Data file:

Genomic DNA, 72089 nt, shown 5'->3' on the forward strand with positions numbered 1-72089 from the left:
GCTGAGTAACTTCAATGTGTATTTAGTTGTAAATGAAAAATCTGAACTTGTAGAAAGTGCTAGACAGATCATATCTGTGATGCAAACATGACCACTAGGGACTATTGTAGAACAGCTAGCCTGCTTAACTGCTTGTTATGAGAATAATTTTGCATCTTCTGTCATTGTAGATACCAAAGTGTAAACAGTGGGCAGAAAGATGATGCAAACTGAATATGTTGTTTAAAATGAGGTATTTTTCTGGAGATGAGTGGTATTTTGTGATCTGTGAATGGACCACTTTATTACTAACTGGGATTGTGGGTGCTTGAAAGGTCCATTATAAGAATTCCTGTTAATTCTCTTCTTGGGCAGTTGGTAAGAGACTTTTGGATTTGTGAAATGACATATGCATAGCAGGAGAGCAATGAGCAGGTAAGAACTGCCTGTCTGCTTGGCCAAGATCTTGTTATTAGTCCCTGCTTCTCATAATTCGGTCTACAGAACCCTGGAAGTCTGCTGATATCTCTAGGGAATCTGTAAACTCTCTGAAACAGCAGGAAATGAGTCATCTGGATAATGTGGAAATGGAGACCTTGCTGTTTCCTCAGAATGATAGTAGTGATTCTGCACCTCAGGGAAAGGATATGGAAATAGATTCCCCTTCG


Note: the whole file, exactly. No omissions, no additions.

Genomic DNA, 72089 nt, shown 5'->3' on the forward strand with positions numbered 1-72089 from the left:
GCTGAGTAACTTCAATGTGTATTTAGTTGTAAATGAAAAATCTGAACTTGTAGAAAGTGCTAGACAGATCATATCTGTGATGCAAACATGACCACTAGGGACTATTGTAGAACAGCTAGCCTGCTTAACTGCTTGTTATGAGAATAATTTTGCATCTTCTGTCATTGTAGATACCAAAGTGTAAACAGTGGGCAGAAAGATGATGCAAACTGAATATGTTGTTTAAAATGAGGTATTTTTCTGGAGATGAGTGGTATTTTGTGATCTGTGAATGGACCACTTTATTACTAACTGGGATTGTGGGTGCTTGAAAGGTCCATTATAAGAATTCCTGTTAATTCTCTTCTTGGGCAGTTGGTAAGAGACTTTTGGATTTGTGAAATGACATATGCATAGCAGGAGAGCAATGAGCAGGTAAGAACTGCCTGTCTGCTTGGCCAAGATCTTGTTATTAGTCCCTGCTTCTCATAATTCGGTCTACAGAACCCTGGAAGTCTGCTGATATCTCTAGGGAATCTGTAAACTCTCTGAAACAGCAGGAAATGAGTCATCTGGATAATGTGGAAATGGAGACCTTGCTGTTTCCTCAGAATGATAGTAGTGATTCTGCACCTCAGGGAAAGGATATGGAAATAGATTCCCCTTCG